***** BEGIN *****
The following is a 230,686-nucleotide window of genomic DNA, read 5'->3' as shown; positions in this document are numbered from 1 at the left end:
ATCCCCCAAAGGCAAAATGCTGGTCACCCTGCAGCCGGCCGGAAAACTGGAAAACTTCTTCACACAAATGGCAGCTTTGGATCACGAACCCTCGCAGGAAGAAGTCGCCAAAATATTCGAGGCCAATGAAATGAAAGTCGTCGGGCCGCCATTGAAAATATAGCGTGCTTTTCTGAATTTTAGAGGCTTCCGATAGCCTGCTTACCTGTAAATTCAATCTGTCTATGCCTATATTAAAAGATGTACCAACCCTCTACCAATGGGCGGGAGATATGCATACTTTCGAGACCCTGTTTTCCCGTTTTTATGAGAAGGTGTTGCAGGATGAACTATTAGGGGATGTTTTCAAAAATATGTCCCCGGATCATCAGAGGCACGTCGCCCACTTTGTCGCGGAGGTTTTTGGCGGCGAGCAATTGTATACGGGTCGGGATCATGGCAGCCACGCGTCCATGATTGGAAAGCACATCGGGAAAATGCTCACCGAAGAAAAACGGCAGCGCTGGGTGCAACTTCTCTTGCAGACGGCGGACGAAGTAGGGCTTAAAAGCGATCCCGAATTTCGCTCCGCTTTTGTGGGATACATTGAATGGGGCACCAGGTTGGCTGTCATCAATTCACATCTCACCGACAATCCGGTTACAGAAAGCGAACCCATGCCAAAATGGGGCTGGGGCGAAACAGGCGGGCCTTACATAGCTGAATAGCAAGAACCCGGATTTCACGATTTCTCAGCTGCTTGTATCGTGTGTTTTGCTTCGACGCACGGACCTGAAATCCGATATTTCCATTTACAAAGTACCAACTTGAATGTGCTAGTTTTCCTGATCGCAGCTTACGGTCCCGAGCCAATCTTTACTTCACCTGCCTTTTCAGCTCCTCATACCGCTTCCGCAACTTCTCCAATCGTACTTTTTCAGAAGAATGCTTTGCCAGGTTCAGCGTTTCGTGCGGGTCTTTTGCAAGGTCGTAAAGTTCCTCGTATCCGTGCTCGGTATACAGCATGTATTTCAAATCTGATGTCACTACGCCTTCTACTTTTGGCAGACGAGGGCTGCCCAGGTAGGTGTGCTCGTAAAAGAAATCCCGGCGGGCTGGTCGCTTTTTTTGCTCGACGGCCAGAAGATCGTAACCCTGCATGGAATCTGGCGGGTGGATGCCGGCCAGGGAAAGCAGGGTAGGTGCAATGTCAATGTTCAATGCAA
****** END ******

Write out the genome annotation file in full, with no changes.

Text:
The following is a 230,686-nucleotide window of genomic DNA, read 5'->3' as shown; positions in this document are numbered from 1 at the left end:
ATCCCCCAAAGGCAAAATGCTGGTCACCCTGCAGCCGGCCGGAAAACTGGAAAACTTCTTCACACAAATGGCAGCTTTGGATCACGAACCCTCGCAGGAAGAAGTCGCCAAAATATTCGAGGCCAATGAAATGAAAGTCGTCGGGCCGCCATTGAAAATATAGCGTGCTTTTCTGAATTTTAGAGGCTTCCGATAGCCTGCTTACCTGTAAATTCAATCTGTCTATGCCTATATTAAAAGATGTACCAACCCTCTACCAATGGGCGGGAGATATGCATACTTTCGAGACCCTGTTTTCCCGTTTTTATGAGAAGGTGTTGCAGGATGAACTATTAGGGGATGTTTTCAAAAATATGTCCCCGGATCATCAGAGGCACGTCGCCCACTTTGTCGCGGAGGTTTTTGGCGGCGAGCAATTGTATACGGGTCGGGATCATGGCAGCCACGCGTCCATGATTGGAAAGCACATCGGGAAAATGCTCACCGAAGAAAAACGGCAGCGCTGGGTGCAACTTCTCTTGCAGACGGCGGACGAAGTAGGGCTTAAAAGCGATCCCGAATTTCGCTCCGCTTTTGTGGGATACATTGAATGGGGCACCAGGTTGGCTGTCATCAATTCACATCTCACCGACAATCCGGTTACAGAAAGCGAACCCATGCCAAAATGGGGCTGGGGCGAAACAGGCGGGCCTTACATAGCTGAATAGCAAGAACCCGGATTTCACGATTTCTCAGCTGCTTGTATCGTGTGTTTTGCTTCGACGCACGGACCTGAAATCCGATATTTCCATTTACAAAGTACCAACTTGAATGTGCTAGTTTTCCTGATCGCAGCTTACGGTCCCGAGCCAATCTTTACTTCACCTGCCTTTTCAGCTCCTCATACCGCTTCCGCAACTTCTCCAATCGTACTTTTTCAGAAGAATGCTTTGCCAGGTTCAGCGTTTCGTGCGGGTCTTTTGCAAGGTCGTAAAGTTCCTCGTATCCGTGCTCGGTATACAGCATGTATTTCAAATCTGATGTCACTACGCCTTCTACTTTTGGCAGACGAGGGCTGCCCAGGTAGGTGTGCTCGTAAAAGAAATCCCGGCGGGCTGGTCGCTTTTTTTGCTCGACGGCCAGAAGATCGTAACCCTGCATGGAATCTGGCGGGTGGATGCCGGCCAGGGAAAGCAGGGTAGGTGCAATGTCAATGTTCAATGCAA